This Article proposes a methodology for interpreting the Supreme Court's long-standing inconsistency in the application of the Chevron doctrine. Developing such an approach is important because this central, canonical doctrine in administrative law is entering a period of uncertainty after long seeming to enjoy consensus support on the Court. In retrospect, it makes sense to view the many cases in which the Court failed to apply Chevron consistently as signals of underlying doctrinal doubt. However, to interpret these soft anti-Chevron decisions requires a careful approach, because sometimes Justices are simply being unpredictable and idiosyncratic. However, where clear patterns can be discerned, and where these patterns can be explained by a coherent doctrinal theory, there is good reason to use them as a foundation for refining the Chevron doctrine.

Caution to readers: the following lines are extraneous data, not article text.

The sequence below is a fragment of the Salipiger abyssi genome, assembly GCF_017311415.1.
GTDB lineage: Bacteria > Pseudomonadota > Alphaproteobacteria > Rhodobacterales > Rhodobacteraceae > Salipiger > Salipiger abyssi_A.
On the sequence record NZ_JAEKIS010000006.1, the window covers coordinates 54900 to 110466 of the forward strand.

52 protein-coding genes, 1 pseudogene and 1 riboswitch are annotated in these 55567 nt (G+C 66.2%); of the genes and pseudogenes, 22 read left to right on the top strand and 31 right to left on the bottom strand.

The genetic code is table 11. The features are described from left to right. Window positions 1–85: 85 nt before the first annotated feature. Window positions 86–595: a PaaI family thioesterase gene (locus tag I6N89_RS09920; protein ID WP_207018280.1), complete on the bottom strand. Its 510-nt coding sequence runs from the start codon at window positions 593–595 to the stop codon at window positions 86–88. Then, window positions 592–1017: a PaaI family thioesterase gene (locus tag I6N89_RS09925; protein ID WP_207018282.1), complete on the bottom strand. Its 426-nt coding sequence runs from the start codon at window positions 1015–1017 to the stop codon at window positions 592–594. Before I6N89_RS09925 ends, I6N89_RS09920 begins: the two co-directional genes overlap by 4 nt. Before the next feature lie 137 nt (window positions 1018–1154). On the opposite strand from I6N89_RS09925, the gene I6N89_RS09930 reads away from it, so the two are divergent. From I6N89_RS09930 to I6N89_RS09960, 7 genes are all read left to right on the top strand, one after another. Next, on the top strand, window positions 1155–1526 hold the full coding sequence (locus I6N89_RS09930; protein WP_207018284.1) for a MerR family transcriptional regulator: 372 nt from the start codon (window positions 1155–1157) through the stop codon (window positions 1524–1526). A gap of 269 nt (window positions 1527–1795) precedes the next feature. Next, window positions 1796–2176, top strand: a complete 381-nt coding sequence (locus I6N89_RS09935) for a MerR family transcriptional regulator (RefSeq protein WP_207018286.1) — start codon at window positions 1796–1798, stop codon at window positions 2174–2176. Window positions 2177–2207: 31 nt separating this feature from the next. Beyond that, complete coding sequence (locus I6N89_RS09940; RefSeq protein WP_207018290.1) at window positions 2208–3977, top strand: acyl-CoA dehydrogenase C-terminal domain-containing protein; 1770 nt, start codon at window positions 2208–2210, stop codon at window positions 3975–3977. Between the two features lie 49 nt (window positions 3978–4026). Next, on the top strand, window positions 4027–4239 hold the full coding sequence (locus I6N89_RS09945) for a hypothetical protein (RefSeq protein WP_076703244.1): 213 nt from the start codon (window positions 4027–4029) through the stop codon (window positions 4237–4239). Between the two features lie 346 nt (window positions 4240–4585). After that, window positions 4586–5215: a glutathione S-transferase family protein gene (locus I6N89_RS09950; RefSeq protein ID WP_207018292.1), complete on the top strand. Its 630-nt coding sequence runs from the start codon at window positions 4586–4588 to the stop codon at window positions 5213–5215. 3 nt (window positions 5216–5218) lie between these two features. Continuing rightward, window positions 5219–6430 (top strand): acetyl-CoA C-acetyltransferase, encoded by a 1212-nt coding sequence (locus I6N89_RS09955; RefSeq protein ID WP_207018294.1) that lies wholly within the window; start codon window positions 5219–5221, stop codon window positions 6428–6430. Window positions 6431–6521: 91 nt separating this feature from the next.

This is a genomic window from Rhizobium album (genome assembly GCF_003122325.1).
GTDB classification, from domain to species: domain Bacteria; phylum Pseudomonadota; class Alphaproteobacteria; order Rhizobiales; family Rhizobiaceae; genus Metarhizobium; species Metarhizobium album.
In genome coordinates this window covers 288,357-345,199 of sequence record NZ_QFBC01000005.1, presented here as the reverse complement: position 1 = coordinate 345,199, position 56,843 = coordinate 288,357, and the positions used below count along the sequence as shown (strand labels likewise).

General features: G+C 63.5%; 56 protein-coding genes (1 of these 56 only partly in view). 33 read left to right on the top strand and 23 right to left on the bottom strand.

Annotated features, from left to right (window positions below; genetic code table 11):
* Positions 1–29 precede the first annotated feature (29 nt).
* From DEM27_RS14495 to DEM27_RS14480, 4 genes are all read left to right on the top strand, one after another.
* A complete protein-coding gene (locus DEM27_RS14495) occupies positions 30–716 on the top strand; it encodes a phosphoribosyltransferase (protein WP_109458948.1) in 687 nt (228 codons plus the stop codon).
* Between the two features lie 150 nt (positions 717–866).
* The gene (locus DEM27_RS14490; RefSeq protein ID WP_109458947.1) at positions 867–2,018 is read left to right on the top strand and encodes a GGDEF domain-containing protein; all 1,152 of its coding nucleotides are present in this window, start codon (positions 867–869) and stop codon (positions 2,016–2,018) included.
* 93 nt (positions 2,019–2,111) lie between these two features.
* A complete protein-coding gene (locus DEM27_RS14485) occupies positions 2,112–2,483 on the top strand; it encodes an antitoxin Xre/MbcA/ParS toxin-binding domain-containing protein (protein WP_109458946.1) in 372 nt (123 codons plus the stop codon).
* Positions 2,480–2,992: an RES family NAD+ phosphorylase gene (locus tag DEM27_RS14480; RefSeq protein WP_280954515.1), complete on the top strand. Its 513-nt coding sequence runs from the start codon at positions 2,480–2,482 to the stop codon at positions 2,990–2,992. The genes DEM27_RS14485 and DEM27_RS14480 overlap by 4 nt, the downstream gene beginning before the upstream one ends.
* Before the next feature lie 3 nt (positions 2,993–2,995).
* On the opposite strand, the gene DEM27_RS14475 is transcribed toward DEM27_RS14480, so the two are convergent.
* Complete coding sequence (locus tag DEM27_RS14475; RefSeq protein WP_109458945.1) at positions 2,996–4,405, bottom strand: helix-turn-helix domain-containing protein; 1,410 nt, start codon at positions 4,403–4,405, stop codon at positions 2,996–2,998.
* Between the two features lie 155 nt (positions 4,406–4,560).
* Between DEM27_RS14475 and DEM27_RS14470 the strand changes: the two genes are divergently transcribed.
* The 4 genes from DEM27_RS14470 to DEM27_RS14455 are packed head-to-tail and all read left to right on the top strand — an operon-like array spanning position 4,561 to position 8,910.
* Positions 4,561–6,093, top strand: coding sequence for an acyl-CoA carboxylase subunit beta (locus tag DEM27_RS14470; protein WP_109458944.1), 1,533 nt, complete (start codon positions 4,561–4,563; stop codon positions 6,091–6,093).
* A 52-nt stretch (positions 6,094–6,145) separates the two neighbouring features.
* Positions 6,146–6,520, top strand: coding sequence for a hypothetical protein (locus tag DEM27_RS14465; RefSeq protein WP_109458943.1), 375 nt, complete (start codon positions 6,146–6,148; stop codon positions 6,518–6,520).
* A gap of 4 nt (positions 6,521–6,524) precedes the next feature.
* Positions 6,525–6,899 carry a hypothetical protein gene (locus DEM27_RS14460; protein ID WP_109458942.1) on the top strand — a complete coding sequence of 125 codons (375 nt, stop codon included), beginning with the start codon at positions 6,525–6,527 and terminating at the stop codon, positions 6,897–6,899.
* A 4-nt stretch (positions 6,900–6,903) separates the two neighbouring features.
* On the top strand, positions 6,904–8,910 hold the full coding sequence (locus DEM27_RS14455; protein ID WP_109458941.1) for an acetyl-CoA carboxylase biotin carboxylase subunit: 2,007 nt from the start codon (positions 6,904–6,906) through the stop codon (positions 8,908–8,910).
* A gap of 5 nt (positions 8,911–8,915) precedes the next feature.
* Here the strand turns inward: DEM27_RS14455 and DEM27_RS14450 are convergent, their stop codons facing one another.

53 Wake Forest L. Rev. 37 (2018).
Kagan, Michael, "Loud and Soft Anti-Chevron Decisions" (2018). Scholarly Works. 1142.